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The exquisitely skilful Uruguayan attacker Pedro Rocha was billed as the man most likely to deal an early blow to England's dreams of footballing glory in the opening match of the World Cup finals at Wembley. In the event the contest was a drab, goalless stalemate which Alf Ramsey's men placed thankfully behind them on the way to confounding their countless doubters and lifting the Jules Rimet trophy on home soil that summer.
But there were enough stylish touches from Rocha — who was prominent in Uruguay's progress to the quarter-finals, where they lost to West Germany — to underline his burgeoning reputation as a world-class talent. Whether performing as a midfield link man or as an out-and-out striker, the Uruguayan moved with a casual and sinuous grace, at his best seeming to drift past opponents at will, displaying control, imagination and precision at the creative core of the team.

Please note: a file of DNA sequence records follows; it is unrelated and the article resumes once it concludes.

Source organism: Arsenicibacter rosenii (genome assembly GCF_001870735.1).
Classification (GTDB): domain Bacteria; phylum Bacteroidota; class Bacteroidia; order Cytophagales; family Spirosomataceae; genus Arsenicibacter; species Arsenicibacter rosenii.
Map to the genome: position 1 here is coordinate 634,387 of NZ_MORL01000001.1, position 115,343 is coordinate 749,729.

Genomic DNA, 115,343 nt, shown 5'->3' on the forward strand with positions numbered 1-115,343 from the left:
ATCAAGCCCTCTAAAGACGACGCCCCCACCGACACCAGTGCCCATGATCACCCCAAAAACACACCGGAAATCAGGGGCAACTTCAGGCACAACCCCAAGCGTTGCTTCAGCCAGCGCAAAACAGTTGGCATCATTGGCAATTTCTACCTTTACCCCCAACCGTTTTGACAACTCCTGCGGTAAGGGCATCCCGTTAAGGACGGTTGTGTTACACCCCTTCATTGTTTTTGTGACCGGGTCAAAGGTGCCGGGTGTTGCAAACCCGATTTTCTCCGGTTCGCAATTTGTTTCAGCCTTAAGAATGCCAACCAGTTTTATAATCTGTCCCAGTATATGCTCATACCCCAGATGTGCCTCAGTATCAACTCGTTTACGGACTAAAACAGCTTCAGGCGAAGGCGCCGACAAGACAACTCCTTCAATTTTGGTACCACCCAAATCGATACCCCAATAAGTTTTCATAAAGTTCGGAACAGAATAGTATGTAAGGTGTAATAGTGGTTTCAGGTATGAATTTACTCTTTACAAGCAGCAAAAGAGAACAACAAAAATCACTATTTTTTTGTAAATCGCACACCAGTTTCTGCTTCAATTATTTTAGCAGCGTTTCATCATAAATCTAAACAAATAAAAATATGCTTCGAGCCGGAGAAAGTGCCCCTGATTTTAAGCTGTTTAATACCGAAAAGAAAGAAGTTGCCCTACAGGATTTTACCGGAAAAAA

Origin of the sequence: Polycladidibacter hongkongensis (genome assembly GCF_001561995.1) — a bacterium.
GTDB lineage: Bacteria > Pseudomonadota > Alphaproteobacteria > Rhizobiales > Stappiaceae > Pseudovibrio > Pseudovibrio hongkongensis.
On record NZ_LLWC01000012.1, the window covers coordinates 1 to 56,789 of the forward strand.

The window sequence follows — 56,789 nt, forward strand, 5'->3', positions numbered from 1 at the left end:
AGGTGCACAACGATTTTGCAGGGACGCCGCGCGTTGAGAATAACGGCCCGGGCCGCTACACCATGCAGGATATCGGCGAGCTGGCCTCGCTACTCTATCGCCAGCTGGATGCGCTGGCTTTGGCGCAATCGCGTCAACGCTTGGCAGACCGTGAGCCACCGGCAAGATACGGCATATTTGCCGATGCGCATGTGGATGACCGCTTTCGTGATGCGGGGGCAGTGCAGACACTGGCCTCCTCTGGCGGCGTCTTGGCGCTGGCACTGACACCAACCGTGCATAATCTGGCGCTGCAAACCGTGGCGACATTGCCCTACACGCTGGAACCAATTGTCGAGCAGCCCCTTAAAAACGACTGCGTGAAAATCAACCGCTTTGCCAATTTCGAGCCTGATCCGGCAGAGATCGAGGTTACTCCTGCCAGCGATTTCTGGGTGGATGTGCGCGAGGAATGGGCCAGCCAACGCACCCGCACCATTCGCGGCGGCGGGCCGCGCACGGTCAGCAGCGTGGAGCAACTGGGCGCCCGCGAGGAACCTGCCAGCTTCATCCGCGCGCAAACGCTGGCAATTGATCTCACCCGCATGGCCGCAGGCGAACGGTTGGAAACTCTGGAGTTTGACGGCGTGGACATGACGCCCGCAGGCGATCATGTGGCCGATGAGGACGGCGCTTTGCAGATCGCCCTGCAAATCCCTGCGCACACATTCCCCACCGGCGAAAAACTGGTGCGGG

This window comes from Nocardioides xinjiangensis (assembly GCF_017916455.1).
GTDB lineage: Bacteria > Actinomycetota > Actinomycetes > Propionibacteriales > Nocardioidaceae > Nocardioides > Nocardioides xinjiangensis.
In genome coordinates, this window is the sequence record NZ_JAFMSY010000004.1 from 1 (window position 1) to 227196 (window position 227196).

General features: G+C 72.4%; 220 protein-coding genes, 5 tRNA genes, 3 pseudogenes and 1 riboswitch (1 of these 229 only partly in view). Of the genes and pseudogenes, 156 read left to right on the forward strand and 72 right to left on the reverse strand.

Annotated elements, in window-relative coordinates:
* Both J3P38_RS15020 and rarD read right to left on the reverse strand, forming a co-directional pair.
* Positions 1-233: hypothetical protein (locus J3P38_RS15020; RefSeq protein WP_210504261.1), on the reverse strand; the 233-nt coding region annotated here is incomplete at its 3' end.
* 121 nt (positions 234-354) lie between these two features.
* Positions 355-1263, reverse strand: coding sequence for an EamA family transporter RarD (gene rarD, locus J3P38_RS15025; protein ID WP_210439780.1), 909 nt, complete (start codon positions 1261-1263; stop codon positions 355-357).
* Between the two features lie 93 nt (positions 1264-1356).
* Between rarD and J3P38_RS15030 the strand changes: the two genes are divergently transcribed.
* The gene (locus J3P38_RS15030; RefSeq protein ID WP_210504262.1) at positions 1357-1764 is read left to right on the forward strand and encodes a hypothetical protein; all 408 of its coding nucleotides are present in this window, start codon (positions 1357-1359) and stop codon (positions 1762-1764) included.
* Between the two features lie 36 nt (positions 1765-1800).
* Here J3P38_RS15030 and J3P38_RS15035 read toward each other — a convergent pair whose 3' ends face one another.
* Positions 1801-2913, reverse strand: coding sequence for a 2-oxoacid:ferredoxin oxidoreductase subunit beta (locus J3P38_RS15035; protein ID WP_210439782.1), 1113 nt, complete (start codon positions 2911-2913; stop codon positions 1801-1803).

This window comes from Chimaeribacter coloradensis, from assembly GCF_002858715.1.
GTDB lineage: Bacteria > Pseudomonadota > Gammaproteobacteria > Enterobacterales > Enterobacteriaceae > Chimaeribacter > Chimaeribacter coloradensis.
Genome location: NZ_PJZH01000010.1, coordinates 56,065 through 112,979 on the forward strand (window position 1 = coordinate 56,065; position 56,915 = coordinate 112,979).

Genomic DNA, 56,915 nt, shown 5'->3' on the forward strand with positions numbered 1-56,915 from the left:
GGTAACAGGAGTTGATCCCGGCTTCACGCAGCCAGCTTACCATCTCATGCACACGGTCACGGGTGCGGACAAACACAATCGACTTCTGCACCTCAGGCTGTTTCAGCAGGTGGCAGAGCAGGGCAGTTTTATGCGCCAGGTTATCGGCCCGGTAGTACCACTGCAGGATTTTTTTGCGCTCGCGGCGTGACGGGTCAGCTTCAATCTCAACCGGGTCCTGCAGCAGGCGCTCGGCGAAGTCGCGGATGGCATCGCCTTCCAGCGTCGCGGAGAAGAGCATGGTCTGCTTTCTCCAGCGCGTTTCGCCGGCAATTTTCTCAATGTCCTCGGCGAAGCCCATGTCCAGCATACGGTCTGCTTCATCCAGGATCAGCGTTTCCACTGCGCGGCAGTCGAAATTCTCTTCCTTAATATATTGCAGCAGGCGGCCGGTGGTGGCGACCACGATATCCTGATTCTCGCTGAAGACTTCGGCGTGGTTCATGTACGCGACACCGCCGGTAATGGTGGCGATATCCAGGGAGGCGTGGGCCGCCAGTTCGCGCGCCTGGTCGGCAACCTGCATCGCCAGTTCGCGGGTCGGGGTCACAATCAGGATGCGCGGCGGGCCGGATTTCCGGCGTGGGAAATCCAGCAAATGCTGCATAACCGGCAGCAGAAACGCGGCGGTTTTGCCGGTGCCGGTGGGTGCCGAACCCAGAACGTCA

There was dynamite as well as silk in the Rocha repertoire, and he was capable of erupting suddenly and explosively, delivering powerful shots with either foot. His critics accused him of slowing the play unduly, but if his style could seem languid, still it was a delight to the eye.
Having entered the senior game with Penarol as a year-old in , Rocha soon hit the heights, excelling as the Montevideo side won the Uruguayan championship that season, then seven more times before his switch to Sao Paulo of Brazil. His Penarol haul also included three triumphs in Copa Libertadores, South Amercia's leading club competition, and victory over Real Madrid in the world club championship of He was a success with his new club, too, wielding immense influence as they lifted the state titles of and '75 and took the national crown for the first time in '77, after which his career wound down with brief stints at three more Brazilian clubs — Coritiba, Palmeiras and Bangu — and Deportivo Neza of Mexico.
Rocha, who retired in , collected the first of his 52 full caps in , scored 17 goals for his country and figured in the World Cup final tournaments of , '66, '70 and '74, the first Uruguayan to complete such a quartet. Later he coached in Japan. You can find our Community Guidelines in full here. Want to discuss real-world problems, be involved in the most engaging discussions and hear from the journalists? Start your Independent Premium subscription today. Independent Premium Comments can be posted by members of our membership scheme, Independent Premium.